Every time I leave my apartment, my two dogs (both rescues, both under 15 pounds, both insanely adorable) essentially freak out. When the two glorified puffballs spin in circles and bark louder than it looks like they should be able to, it brings to life how I feel when I’m without my phone. And phone separation anxiety—or nomophobia, the fear of being without your phone—is a real and really common thing.
It’s estimated that 66 percent of adults in the United States have nomophobia. It’s become such an issue, in fact, that Apple’s latest update, iOS 12, includes an app for tracking screen time to help people be more mindful of their phone usage. Google has a similar version of this included in it’s Digital Wellbeing initiative as well.
I’d find myself in the middle of the workday lost in a random Instagram scroll…multiple times within a few hours. Focusing on a specific task felt really difficult, and I’d bop around from my phone to my email to writing without really getting much done.
And considering there are a whole host of problems associated with using your phone too much, I started to worry about my phone usage. I’d find myself in the middle of the workday lost in a random Instagram scroll…multiple times within a few hours. Focusing on a specific task felt really difficult, and I’d bop around from my phone to my email to writing without really getting much done. “One of the significant concerns regarding excessive smartphone usage is that it either directly or indirectly causes problems in terms of mental health and interpersonal relationships,” Danielle Forshee, PsyD, LCSW says. “There is a correlation between smartphone addiction and loneliness, and problematic behaviors include desperate efforts to connect with others, losing temper, and disruptions in daily work.”
Chronic phone use can also pose physical repercussions. “Our head weighs about 10 to 14 pounds—when we looked down and use our phone, the pressure and the pounds of weight on the neck can go up to 60 pounds,” says Karen Joubert, physical therapist. (She works with über-cool clients like Jennifer Aniston, who doesn’t even have Instagram!) Other physical ramifications of phone addiction include waking up with tingling in your hands, headaches, fogginess, and fatigue. Oh, and when you slouch to look at your phone, your diaphragm can’t expand all the way, which means you don’t get enough oxygen. Cool.
So, I decided to download the Moment app: It tracks the time you spend on your phone and logs how often you pick it up. You can also set screen-time limits, but I have yet to try that—because heaven forbid I get locked out of my phone when a could-be hot date texts. (I know, I know.) But also, my goal with this research mission was simply to take stock in my habits, and then decide whether or not to change my ways. To say the least, the results were eye-opening.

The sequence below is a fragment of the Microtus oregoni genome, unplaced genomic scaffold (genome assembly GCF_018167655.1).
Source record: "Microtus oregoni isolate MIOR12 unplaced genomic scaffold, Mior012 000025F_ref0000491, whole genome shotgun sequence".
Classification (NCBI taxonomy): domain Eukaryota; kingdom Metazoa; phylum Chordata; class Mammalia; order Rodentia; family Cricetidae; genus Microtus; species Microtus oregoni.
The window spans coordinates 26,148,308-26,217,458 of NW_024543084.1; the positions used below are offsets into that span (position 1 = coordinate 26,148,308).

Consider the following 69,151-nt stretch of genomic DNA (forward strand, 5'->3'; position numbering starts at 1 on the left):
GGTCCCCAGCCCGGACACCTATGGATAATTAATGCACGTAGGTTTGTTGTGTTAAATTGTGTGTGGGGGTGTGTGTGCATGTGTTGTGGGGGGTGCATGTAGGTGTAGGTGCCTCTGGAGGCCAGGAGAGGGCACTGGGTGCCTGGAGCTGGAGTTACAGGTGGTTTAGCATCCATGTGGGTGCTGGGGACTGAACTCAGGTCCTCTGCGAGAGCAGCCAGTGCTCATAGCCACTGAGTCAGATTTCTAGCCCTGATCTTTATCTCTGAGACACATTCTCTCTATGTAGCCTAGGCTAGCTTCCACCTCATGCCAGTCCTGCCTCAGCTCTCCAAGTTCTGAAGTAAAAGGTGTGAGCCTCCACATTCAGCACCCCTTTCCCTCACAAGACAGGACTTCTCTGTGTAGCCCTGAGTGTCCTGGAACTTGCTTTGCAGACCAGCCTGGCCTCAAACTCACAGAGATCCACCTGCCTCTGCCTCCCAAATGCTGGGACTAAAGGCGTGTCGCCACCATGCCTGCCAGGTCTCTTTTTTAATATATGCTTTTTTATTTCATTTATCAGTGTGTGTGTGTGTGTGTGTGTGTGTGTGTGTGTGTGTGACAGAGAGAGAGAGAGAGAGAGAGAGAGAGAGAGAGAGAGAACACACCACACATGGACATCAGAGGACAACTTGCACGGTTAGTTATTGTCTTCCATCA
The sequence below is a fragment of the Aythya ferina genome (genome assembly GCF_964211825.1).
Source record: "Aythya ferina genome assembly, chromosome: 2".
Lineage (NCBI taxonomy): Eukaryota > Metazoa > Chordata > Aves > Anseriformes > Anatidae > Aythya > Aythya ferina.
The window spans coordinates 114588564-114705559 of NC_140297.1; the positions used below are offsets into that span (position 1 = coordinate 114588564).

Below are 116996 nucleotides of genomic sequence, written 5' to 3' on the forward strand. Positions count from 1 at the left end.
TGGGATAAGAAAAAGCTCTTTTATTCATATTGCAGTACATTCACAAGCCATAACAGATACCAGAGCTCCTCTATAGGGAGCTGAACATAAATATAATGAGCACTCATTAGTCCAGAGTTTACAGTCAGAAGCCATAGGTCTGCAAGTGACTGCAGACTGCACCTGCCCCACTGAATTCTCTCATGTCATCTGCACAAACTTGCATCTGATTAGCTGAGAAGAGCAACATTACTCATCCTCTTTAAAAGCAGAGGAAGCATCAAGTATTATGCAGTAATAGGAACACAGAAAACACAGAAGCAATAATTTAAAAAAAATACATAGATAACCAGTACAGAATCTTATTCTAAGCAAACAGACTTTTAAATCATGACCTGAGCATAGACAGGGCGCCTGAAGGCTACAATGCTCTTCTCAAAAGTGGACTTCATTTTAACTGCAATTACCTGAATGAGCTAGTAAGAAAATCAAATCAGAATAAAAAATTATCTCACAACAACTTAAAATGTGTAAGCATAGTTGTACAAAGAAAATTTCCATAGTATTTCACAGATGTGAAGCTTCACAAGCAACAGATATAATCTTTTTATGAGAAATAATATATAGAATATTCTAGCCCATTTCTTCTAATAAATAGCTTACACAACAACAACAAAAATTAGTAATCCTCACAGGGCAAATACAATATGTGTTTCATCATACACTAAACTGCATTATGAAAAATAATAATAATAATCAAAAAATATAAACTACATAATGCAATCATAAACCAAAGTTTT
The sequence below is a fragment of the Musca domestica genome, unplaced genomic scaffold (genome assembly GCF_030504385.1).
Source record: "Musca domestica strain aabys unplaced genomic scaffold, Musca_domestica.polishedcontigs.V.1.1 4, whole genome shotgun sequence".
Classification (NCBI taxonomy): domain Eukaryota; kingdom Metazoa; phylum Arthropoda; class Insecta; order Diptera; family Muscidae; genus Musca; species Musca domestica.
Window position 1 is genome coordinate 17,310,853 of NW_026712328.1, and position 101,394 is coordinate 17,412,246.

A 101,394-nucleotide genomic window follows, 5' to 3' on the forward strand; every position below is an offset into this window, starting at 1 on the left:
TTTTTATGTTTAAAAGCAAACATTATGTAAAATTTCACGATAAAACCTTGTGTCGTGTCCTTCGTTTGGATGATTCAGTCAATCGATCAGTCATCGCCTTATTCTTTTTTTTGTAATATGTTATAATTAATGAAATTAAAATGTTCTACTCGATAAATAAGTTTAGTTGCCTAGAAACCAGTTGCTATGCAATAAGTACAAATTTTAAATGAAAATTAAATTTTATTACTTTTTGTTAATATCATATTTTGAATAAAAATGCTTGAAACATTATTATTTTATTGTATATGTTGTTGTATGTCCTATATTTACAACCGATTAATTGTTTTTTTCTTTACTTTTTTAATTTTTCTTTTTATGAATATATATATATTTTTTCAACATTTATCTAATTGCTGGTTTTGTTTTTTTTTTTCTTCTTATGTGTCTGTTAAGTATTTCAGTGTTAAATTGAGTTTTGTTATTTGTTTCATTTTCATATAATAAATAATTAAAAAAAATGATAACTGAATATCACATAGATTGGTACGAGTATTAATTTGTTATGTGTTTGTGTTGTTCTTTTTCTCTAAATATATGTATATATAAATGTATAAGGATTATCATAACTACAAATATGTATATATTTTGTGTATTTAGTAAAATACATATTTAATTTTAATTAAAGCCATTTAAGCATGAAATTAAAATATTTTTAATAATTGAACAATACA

Here’s what happened when I tracked my screen time for two weeks.
For the first few days, I tried not to alter my phone behavior so that I could get a baseline. From there, I started making changes to help me improve and cut back on my screen time. I began to notice some startling patterns, like mindlessly picking up my phone for less than a minute several times in the span of 20 minutes. One morning, between 7:07 and 7:26 a.m., I picked up my phone five times and stayed on my phone for less than a minute in each instance.
What was I even doing? There was no reason to pick up my phone, I was just doing it because I was bored. This pattern continued throughout the days. One day, by 10:30 a.m., I’d already spent 51 minutes on my phone. I’d been up for three hours, meaning nearly a third of my waking hours was being spent on my phone. Insert exploding-brain emoji here.
“Cyberloafing includes communicating with friends via social networks, checking likes, surfing the internet, or shopping online. The concern is that those who engage in quite a bit of cyberloafing may have more difficulty with self-regulation of emotions, impulse control, and self-confidence.” —Danielle Forshee, PsyD
On average, I would spend around three hours on my phone a day. And it’s not like I was using that time to read read scholarly articles. Nope, I was spending my precious time liking all the posts on WeRateDogs. Quality Instagram account, but definitely not the best use of my time at 2:21pm on a Wednesday.
This behavior even has a name: cyberloafing. “It includes communicating with friends via social networks, checking likes, surfing the internet, or shopping online,” Dr. Forshee says. “The concern is that those who engage in quite a bit of cyberloafing may have more difficulty with self-regulation of emotions, impulse control, and self-confidence.”
Yikes, I certainly don’t want any of those things to be more difficult than they already are. But cyberloafing proved to be quite the addictive drug, no matter how hard I tried to curb it. Eventually though, I found a way to have some success: I started keeping my phone out of sight and out of reach. Like magic, I cut my phone usage time in half—just by storing it not physically close.
The screen-time tracking experiment definitely served as a wake-up call. After tracking my mind-blowing amount of screen-time usage for two weeks, I’d like to say that I’ve put the kibosh on the vice, but…I mean, I’ve picked up my phone 50 times today alone. Admitting you have a problem is the first step, right?
Another good step? Creating a goal. Mine is to get my average screen time down to an hour a day. Sometimes I hit that, sometimes I cyberloaf to oblivion. It’s a process, but I’m making progress, and that’s a status worth liking.
Loading More Posts...